My ongoing research lies in three main directions: (1) modern German theology, particularly the work of Rudolf Bultmann; (2) the rule of faith and biblical hermeneutics; and (3) historical and ecumenical theology.

1. Rudolf Bultmann

I am not yet done with the great Marburg theologian!

Having written two books on Bultmann’s theology, I am currently working on an advanced introduction to his life and work for Bloomsbury/T&T Clark as part of their “Guides for the Perplexed” series. This volume will have the accessibility of my recent book, Rudolf Bultmann: A Companion to His Theology, but it will be much more comprehensive. A key feature will be an extensive glossary of key terms.

I am editing a collection of writings by Karl Barth and Rudolf Bultmann in response to each other’s work during the 1950s. Between 1952 and 1959, Barth and Bultmann engaged in a public dispute over a host of theological and hermeneutical issues. Until now these writings have been scattered among various works, all of them now out of print. This volume, forthcoming from Cascade Books (Wipf & Stock), will gather them in one place and provide an introduction to the debate.

I am also editing a volume of Bultmann’s writings for Fortress Press’s Shapers of Modern Theology series. This will likely appear in 2018 or 2019.

2. Interrogating the Rule of Faith

My next monograph will be a study of the so-called “rule of faith” (regula fidei). For some time now I have been in dialogue and debate with work in the burgeoning field of “theological interpretation of scripture.” A central feature of this school of thought is the claim that biblical interpretation should be normed by the church’s rule of faith. But what exactly is this rule? Who determines its content? And how do we understand what it means to be in continuity with such a rule—if there is one—in the face of the diversity of Christian history and world Christianity? These are the questions I will be exploring in my next work.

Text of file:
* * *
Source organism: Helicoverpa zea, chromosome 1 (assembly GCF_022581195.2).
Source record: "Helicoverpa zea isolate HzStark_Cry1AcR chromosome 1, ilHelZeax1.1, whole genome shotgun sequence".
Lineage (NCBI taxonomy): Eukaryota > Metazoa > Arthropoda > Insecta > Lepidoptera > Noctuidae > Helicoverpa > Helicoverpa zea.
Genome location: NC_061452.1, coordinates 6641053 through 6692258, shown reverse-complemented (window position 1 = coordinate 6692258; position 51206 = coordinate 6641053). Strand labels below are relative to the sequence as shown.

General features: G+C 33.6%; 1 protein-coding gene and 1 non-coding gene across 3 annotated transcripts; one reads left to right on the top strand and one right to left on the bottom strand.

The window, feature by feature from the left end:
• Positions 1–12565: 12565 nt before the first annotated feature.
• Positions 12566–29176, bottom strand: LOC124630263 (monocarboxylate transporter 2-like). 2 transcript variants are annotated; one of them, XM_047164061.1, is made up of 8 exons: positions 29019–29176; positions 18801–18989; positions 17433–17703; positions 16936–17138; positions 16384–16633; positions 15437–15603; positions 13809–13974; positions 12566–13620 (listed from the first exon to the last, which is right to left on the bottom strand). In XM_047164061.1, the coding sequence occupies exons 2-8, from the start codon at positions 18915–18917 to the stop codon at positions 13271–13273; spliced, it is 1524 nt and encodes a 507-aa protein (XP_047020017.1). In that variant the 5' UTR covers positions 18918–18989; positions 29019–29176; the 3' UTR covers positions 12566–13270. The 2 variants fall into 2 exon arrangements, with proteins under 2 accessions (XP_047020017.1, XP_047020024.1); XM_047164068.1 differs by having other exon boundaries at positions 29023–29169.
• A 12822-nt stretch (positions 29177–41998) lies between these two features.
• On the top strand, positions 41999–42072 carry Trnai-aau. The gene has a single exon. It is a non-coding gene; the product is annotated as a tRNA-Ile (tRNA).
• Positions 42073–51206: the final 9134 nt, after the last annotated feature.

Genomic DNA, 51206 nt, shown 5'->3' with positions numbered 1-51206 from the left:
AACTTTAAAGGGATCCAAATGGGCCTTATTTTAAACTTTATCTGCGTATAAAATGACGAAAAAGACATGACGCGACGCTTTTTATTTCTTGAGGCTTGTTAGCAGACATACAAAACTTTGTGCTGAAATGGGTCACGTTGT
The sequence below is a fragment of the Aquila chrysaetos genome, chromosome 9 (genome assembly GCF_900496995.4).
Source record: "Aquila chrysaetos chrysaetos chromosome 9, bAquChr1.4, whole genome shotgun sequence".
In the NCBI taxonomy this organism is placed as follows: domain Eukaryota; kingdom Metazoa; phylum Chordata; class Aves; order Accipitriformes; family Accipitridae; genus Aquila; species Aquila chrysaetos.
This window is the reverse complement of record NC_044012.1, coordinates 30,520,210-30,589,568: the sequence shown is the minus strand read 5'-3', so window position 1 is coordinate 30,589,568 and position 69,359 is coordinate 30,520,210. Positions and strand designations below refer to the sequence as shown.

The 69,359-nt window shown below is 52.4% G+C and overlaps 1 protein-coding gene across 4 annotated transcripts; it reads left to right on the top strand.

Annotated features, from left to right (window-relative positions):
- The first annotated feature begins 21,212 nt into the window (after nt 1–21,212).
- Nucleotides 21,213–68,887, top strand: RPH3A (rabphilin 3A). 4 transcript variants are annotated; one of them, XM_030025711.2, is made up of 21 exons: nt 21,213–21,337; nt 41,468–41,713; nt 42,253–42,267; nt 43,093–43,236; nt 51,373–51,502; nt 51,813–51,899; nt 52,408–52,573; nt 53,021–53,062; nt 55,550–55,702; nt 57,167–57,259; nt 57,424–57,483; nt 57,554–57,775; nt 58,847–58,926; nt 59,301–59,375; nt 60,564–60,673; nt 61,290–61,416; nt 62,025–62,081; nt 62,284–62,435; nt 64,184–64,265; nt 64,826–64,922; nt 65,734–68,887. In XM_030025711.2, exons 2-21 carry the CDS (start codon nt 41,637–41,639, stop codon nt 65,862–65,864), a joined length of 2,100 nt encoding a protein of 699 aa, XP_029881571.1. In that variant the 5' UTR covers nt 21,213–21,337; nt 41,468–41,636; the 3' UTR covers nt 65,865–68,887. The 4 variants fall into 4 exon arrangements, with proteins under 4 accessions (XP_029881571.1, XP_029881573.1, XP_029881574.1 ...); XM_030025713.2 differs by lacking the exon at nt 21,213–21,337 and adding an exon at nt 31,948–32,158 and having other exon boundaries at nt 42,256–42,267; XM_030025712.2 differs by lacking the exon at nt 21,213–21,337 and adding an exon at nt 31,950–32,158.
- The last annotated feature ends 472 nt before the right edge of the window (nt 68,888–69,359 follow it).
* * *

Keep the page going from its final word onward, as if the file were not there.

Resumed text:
3. A Revisionist History of Twentieth-Century Theology

My long-term research agenda is to write a revisionist history of twentieth-century theology under title, Spectres of Barth. The project subjects to historical analysis and critique the claim that postliberalism is an extension of the revolution inaugurated by Karl Barth in the 1920s. While most scholars acknowledge that postliberal theologians have diverse interests and claims that go beyond or even against Barth, the general assumption is that postliberalism is a variation on dialectical theology rather than—as I contend—a rejection of it. This has significant implications for understanding ecumenism and ecclesiology today.